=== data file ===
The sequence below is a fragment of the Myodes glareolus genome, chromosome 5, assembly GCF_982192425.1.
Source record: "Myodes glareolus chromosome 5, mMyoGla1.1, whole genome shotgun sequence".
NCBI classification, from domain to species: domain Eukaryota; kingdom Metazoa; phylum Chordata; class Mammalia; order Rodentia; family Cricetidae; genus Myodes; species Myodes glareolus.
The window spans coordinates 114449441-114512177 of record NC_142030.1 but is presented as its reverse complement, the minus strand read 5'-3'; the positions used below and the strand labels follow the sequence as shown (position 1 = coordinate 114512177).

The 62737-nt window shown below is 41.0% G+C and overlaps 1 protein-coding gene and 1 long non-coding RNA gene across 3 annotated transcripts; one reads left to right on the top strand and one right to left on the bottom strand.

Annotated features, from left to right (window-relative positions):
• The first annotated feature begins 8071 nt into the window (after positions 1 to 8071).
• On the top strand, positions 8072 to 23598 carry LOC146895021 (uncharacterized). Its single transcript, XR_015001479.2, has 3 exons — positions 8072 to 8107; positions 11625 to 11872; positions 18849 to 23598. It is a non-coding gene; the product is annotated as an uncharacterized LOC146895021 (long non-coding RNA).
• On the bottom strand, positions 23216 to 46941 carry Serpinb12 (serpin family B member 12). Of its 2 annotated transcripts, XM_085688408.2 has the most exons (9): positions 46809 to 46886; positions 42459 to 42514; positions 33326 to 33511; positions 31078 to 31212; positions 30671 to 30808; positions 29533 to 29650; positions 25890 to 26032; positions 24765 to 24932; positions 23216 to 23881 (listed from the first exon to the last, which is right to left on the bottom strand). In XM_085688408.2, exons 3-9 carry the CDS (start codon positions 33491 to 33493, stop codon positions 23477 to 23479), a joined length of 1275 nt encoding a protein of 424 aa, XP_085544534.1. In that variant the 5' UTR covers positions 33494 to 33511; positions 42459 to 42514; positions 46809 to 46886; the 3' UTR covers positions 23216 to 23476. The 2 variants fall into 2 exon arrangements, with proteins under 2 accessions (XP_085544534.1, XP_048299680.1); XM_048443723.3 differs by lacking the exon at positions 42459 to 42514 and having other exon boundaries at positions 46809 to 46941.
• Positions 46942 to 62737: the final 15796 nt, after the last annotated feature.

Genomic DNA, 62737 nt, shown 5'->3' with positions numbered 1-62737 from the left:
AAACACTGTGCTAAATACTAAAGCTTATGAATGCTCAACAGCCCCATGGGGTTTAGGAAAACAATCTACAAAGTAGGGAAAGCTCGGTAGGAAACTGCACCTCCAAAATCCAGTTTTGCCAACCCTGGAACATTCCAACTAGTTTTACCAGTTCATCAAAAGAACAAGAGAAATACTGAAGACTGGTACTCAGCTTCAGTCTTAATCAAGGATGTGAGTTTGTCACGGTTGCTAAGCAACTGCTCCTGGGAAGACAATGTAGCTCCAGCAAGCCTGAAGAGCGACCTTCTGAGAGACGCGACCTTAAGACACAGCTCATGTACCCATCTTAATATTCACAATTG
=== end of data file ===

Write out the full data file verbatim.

The sequence below is a fragment of the Myodes glareolus genome, chromosome 5, assembly GCF_982192425.1.
Source record: "Myodes glareolus chromosome 5, mMyoGla1.1, whole genome shotgun sequence".
NCBI classification, from domain to species: domain Eukaryota; kingdom Metazoa; phylum Chordata; class Mammalia; order Rodentia; family Cricetidae; genus Myodes; species Myodes glareolus.
The window spans coordinates 114449441-114512177 of record NC_142030.1 but is presented as its reverse complement, the minus strand read 5'-3'; the positions used below and the strand labels follow the sequence as shown (position 1 = coordinate 114512177).

The 62737-nt window shown below is 41.0% G+C and overlaps 1 protein-coding gene and 1 long non-coding RNA gene across 3 annotated transcripts; one reads left to right on the top strand and one right to left on the bottom strand.

Annotated features, from left to right (window-relative positions):
• The first annotated feature begins 8071 nt into the window (after positions 1 to 8071).
• On the top strand, positions 8072 to 23598 carry LOC146895021 (uncharacterized). Its single transcript, XR_015001479.2, has 3 exons — positions 8072 to 8107; positions 11625 to 11872; positions 18849 to 23598. It is a non-coding gene; the product is annotated as an uncharacterized LOC146895021 (long non-coding RNA).
• On the bottom strand, positions 23216 to 46941 carry Serpinb12 (serpin family B member 12). Of its 2 annotated transcripts, XM_085688408.2 has the most exons (9): positions 46809 to 46886; positions 42459 to 42514; positions 33326 to 33511; positions 31078 to 31212; positions 30671 to 30808; positions 29533 to 29650; positions 25890 to 26032; positions 24765 to 24932; positions 23216 to 23881 (listed from the first exon to the last, which is right to left on the bottom strand). In XM_085688408.2, exons 3-9 carry the CDS (start codon positions 33491 to 33493, stop codon positions 23477 to 23479), a joined length of 1275 nt encoding a protein of 424 aa, XP_085544534.1. In that variant the 5' UTR covers positions 33494 to 33511; positions 42459 to 42514; positions 46809 to 46886; the 3' UTR covers positions 23216 to 23476. The 2 variants fall into 2 exon arrangements, with proteins under 2 accessions (XP_085544534.1, XP_048299680.1); XM_048443723.3 differs by lacking the exon at positions 42459 to 42514 and having other exon boundaries at positions 46809 to 46941.
• Positions 46942 to 62737: the final 15796 nt, after the last annotated feature.

Genomic DNA, 62737 nt, shown 5'->3' with positions numbered 1-62737 from the left:
AAACACTGTGCTAAATACTAAAGCTTATGAATGCTCAACAGCCCCATGGGGTTTAGGAAAACAATCTACAAAGTAGGGAAAGCTCGGTAGGAAACTGCACCTCCAAAATCCAGTTTTGCCAACCCTGGAACATTCCAACTAGTTTTACCAGTTCATCAAAAGAACAAGAGAAATACTGAAGACTGGTACTCAGCTTCAGTCTTAATCAAGGATGTGAGTTTGTCACGGTTGCTAAGCAACTGCTCCTGGGAAGACAATGTAGCTCCAGCAAGCCTGAAGAGCGACCTTCTGAGAGACGCGACCTTAAGACACAGCTCATGTACCCATCTTAATATTCACAATTG